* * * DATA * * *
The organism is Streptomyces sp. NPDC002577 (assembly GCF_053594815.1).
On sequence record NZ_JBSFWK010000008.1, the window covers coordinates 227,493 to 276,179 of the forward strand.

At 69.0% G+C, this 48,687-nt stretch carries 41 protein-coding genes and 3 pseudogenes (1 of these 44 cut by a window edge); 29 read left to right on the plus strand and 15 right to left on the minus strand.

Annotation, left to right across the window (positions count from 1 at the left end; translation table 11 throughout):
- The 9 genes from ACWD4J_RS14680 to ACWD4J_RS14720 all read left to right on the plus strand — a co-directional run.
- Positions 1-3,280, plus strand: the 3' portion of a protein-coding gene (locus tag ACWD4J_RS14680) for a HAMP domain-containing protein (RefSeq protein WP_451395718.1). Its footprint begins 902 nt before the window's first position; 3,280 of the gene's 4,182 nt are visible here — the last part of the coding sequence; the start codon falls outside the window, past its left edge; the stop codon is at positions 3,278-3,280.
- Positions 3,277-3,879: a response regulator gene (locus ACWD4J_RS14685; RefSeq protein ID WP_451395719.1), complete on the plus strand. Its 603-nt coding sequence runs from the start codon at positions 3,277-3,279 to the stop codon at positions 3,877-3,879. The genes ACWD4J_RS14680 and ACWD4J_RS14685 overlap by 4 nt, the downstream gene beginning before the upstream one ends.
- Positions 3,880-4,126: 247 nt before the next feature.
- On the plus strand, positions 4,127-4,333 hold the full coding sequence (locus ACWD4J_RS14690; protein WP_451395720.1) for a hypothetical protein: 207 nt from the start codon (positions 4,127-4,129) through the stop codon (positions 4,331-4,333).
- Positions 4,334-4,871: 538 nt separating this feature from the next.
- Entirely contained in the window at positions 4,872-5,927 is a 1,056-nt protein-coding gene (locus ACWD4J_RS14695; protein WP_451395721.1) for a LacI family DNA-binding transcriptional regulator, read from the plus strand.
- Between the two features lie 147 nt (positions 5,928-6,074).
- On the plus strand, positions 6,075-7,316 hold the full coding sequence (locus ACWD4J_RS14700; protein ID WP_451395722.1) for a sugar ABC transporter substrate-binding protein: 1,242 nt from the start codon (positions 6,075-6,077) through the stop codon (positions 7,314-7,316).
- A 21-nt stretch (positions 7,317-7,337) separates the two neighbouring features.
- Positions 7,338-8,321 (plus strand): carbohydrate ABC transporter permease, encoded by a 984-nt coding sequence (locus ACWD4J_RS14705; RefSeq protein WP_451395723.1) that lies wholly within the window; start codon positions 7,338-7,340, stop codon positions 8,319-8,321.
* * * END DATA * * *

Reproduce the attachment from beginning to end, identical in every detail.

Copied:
The organism is Streptomyces sp. NPDC002577 (assembly GCF_053594815.1).
On sequence record NZ_JBSFWK010000008.1, the window covers coordinates 227,493 to 276,179 of the forward strand.

At 69.0% G+C, this 48,687-nt stretch carries 41 protein-coding genes and 3 pseudogenes (1 of these 44 cut by a window edge); 29 read left to right on the plus strand and 15 right to left on the minus strand.

Annotation, left to right across the window (positions count from 1 at the left end; translation table 11 throughout):
- The 9 genes from ACWD4J_RS14680 to ACWD4J_RS14720 all read left to right on the plus strand — a co-directional run.
- Positions 1-3,280, plus strand: the 3' portion of a protein-coding gene (locus tag ACWD4J_RS14680) for a HAMP domain-containing protein (RefSeq protein WP_451395718.1). Its footprint begins 902 nt before the window's first position; 3,280 of the gene's 4,182 nt are visible here — the last part of the coding sequence; the start codon falls outside the window, past its left edge; the stop codon is at positions 3,278-3,280.
- Positions 3,277-3,879: a response regulator gene (locus ACWD4J_RS14685; RefSeq protein ID WP_451395719.1), complete on the plus strand. Its 603-nt coding sequence runs from the start codon at positions 3,277-3,279 to the stop codon at positions 3,877-3,879. The genes ACWD4J_RS14680 and ACWD4J_RS14685 overlap by 4 nt, the downstream gene beginning before the upstream one ends.
- Positions 3,880-4,126: 247 nt before the next feature.
- On the plus strand, positions 4,127-4,333 hold the full coding sequence (locus ACWD4J_RS14690; protein WP_451395720.1) for a hypothetical protein: 207 nt from the start codon (positions 4,127-4,129) through the stop codon (positions 4,331-4,333).
- Positions 4,334-4,871: 538 nt separating this feature from the next.
- Entirely contained in the window at positions 4,872-5,927 is a 1,056-nt protein-coding gene (locus ACWD4J_RS14695; protein WP_451395721.1) for a LacI family DNA-binding transcriptional regulator, read from the plus strand.
- Between the two features lie 147 nt (positions 5,928-6,074).
- On the plus strand, positions 6,075-7,316 hold the full coding sequence (locus ACWD4J_RS14700; protein ID WP_451395722.1) for a sugar ABC transporter substrate-binding protein: 1,242 nt from the start codon (positions 6,075-6,077) through the stop codon (positions 7,314-7,316).
- A 21-nt stretch (positions 7,317-7,337) separates the two neighbouring features.
- Positions 7,338-8,321 (plus strand): carbohydrate ABC transporter permease, encoded by a 984-nt coding sequence (locus ACWD4J_RS14705; RefSeq protein WP_451395723.1) that lies wholly within the window; start codon positions 7,338-7,340, stop codon positions 8,319-8,321.